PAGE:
Questioning the parental right to educational authority – arguments for a pluralist public education system1

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Englund, Tomas (2010)
  • Publisher: Education Inquiry
  • Journal: Education Inquiry (issn: 2000-4508, eissn: 2000-4508)
  • Related identifiers: doi: 10.3402/edui.v1i3.21944
  • Subject: parental right, educational authority, pluralism, deliberation, international conventions on parents’ rights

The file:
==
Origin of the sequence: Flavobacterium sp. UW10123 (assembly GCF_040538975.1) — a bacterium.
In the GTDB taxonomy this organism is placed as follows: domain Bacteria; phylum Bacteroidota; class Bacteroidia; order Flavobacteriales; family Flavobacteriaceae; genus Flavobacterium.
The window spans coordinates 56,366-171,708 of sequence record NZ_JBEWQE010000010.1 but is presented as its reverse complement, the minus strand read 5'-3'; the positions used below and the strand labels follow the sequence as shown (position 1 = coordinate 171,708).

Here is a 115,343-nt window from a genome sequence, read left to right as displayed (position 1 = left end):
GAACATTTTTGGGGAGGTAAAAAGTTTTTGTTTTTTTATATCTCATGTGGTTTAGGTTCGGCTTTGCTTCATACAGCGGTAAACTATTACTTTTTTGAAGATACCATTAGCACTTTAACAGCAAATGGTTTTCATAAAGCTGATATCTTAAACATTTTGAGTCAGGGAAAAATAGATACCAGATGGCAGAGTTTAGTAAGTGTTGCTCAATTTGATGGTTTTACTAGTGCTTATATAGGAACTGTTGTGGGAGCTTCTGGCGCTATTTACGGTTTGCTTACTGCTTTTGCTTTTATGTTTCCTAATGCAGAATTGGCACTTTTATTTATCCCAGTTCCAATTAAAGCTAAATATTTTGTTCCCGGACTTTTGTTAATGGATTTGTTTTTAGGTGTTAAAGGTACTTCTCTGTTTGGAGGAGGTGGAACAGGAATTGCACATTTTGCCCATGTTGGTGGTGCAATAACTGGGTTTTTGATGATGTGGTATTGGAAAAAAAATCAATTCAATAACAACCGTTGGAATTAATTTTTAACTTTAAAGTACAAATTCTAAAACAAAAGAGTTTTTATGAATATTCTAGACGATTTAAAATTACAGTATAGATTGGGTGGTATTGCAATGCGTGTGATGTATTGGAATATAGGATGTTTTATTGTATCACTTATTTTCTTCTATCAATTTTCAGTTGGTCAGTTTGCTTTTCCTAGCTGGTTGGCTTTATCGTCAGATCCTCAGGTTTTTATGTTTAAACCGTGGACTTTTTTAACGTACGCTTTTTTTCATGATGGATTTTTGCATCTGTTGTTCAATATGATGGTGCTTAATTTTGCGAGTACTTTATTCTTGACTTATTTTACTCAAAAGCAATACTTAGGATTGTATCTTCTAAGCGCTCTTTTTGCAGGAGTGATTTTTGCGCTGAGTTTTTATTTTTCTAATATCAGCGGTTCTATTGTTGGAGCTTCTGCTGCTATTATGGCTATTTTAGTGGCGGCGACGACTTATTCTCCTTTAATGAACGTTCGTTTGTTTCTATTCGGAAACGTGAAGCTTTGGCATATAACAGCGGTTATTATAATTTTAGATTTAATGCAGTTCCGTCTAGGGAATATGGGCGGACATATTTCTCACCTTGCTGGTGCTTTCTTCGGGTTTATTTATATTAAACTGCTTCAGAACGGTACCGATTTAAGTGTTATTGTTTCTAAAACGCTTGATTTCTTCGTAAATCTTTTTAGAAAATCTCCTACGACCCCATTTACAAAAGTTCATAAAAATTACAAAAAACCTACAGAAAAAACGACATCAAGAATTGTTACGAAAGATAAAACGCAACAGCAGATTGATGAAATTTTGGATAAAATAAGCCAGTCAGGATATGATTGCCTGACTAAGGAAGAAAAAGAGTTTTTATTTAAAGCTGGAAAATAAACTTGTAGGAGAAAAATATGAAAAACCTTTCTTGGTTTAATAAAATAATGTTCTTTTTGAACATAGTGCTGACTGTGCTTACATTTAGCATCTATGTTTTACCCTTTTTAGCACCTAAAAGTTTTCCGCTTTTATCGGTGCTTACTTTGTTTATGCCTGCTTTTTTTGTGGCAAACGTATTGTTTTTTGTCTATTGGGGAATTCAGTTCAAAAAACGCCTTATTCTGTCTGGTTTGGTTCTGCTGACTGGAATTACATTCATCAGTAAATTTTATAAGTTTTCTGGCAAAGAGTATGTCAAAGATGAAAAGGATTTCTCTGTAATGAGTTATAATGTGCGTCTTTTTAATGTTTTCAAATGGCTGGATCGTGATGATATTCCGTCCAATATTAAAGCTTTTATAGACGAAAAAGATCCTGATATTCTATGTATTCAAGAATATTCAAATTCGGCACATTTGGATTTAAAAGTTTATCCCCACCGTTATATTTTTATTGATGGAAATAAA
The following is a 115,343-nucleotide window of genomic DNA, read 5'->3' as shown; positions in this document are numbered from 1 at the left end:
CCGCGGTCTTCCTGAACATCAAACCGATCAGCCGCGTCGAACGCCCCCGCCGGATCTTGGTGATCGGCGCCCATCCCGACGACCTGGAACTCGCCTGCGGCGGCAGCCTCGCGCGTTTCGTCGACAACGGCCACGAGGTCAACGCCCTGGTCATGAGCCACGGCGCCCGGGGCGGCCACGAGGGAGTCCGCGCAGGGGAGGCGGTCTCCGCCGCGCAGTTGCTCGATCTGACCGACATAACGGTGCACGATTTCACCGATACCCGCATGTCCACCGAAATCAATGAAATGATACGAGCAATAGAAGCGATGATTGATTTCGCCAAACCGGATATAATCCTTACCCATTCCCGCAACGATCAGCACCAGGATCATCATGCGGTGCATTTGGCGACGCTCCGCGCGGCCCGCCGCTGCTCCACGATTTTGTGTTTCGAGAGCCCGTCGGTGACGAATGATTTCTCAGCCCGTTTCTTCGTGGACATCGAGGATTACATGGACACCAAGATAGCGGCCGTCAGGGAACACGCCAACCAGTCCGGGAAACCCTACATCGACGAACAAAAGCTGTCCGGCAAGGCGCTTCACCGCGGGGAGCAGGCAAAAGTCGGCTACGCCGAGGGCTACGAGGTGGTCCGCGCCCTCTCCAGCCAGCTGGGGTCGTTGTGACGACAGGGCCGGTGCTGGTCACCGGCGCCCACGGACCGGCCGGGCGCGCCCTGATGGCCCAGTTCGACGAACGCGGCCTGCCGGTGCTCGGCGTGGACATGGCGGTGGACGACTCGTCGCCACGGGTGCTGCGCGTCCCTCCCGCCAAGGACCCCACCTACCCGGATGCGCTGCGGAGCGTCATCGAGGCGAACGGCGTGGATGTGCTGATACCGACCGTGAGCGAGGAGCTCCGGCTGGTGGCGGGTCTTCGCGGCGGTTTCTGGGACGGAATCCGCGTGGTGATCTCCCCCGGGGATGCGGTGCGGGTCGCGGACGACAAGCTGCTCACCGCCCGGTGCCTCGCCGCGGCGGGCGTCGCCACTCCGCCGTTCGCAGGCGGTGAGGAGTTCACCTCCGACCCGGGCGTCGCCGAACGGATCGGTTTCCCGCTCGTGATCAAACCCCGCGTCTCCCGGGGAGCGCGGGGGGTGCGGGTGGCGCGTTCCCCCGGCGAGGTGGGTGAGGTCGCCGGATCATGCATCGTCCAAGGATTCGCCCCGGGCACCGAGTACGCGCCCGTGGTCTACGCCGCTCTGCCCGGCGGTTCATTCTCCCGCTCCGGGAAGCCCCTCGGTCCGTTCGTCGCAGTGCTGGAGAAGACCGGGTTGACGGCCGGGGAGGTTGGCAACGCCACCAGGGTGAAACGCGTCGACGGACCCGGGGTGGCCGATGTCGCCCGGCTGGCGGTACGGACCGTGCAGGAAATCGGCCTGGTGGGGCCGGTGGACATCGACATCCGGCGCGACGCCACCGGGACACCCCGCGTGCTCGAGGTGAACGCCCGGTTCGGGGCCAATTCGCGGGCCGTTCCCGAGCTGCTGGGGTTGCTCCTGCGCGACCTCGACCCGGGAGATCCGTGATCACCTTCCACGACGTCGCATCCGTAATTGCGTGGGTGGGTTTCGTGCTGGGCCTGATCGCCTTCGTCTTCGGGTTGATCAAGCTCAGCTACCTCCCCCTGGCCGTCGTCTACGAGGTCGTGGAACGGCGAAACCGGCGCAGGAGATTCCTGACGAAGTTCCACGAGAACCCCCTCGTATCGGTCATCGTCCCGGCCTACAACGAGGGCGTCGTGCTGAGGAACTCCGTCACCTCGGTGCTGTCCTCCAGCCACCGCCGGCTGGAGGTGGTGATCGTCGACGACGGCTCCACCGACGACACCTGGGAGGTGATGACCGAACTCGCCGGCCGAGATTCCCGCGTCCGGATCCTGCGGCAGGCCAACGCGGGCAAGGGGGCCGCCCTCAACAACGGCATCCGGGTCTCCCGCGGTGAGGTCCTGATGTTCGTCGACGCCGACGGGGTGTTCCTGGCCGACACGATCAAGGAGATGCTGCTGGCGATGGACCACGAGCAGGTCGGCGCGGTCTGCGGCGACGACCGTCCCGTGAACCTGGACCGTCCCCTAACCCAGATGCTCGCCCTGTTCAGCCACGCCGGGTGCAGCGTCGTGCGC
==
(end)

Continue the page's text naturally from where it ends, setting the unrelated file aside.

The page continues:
What could the principle of a parental right to educational authority mean for democracy in the long run? Taking its starting point in three models of educational authority, this article questions the current permissive attitude to a parental right in this area. It does so in the light of the shortcomings of such a right with regard to pluralism in education for each child and a development towards a democracy with deliberative qualities, which is used here as a normative point of reference. The article develops three arguments for a common pluralist public education system for the public good and analyses different ways in which the parental right to educational authority has been legitimised as a basis for creating independent schools. It also highlights the neglect of the role of political socialisation in political philosophy, while raising the question of whether it is possible to create a deliberative democracy without future citizens growing into a deliberative culture, with schools serving as the crucial intermediate institution.Keywords: parental right, educational authority, pluralism, deliberation, international conventions on parents’ rights(Published: 1 September 2010)Citation: Education Inquiry Vol. 1, No. 3, September 2010, pp.235–258
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